Windows Mobile Development Slowed in Second Half of 2008
- By Jeffrey Schwartz
- January 27, 2009
Growth of the Apple iPhone and Google's Android mobile platforms are cutting into the market for devices based on Windows Mobile and will continue to do so, according to a global survey of developers.
The survey, conducted by Santa Cruz, Calif.-based Evans Data Corp., found that fewer developers are using the .NET Compact Framework -- 33 percent, compared with 40 percent six months ago. But on a global basis, it is still more widely used than tooling for other mobile platforms including the iPhone, Android, Research In Motion's BlackBerry and even Nokia's newly acquired Symbian platform, according to the survey.
A study based on the survey findings, released Monday, is the latest data point to suggest that Microsoft's aging Windows Mobile platform is suffering the effects of growth from rivals, notably the iPhone. Sales of the iPhone for the third quarter outpaced those of devices based on Windows Mobile, market researchers Gartner and IDC both reported in December.
"Is Windows Mobile going away? No, we don't think it's going away, but its growth has been abated by some of the new entrants in the market," said John Andrews, president and CEO of Evans Data.
Despite the overall falloff, the study found that 40 percent more developers plan to target Windows Mobile than the iPhone, while 46 percent more expect to target the .NET Compact Framework than the Android platform. Many developers are awaiting Microsoft's widely anticipated refresh to Windows Mobile, which includes a release of Windows Mobile 6.5 to be followed by Windows Mobile 7.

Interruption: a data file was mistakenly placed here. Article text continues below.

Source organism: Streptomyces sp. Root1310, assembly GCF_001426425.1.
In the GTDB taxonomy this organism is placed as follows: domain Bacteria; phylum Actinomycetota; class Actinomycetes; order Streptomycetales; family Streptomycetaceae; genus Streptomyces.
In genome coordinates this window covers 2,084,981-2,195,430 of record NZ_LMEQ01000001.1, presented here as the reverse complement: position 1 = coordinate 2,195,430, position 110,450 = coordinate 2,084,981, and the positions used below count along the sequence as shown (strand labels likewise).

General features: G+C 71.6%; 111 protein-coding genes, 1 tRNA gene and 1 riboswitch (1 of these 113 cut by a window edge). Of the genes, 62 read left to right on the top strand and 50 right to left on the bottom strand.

Indeed, some analysts believe Apple's accelerated growth over Windows Mobile may already be leveling. Apple last week said it shipped 4.4 million iPhones in the fourth quarter and it remains to be seen whether it still outsold devices based on Windows Mobile. "My initial instinct is that Microsoft shipped more devices," said IDC analyst Ryan Reith.
Platform issues are being dictated by factors other than technology, the Evans Data study also found. Only 15 percent said the openness of the mobile platform was a key issue; revenue and marketing opportunities are driving decisions.
The study, which Andrews said was not sponsored by any specific vendor, is based on a survey of 400 developers, 60 percent of which are commercial while the rest enterprise. Given the proliferation of devices based on multiple platforms, no OS is likely to be dominant within enterprises, most analysts say.
Less than 50 percent of enterprises even have formal policies for mobile application and device management, according to Philippe Winthrop, director of wireless research with Boston-based Strategy Analytics. "While IT departments may prefer one platform over another, the reality is there continues to be individually liable purchasing of devices," Winthrop said.
Despite cutbacks in IT spending, 94 percent of developers surveyed by Evans Data said mobile development projects will increase or at least stay on track. Andrews said while this finding was surprising, enterprises are looking at mobile applications to improve productivity, while ISVs are bullish on the revenue opportunities.
Jeffrey Schwartz is editor of Redmond magazine and also covers cloud computing for Virtualization Review's Cloud Report. In addition, he writes the Channeling the Cloud column for Redmond Channel Partner. Follow him on Twitter @JeffreySchwartz.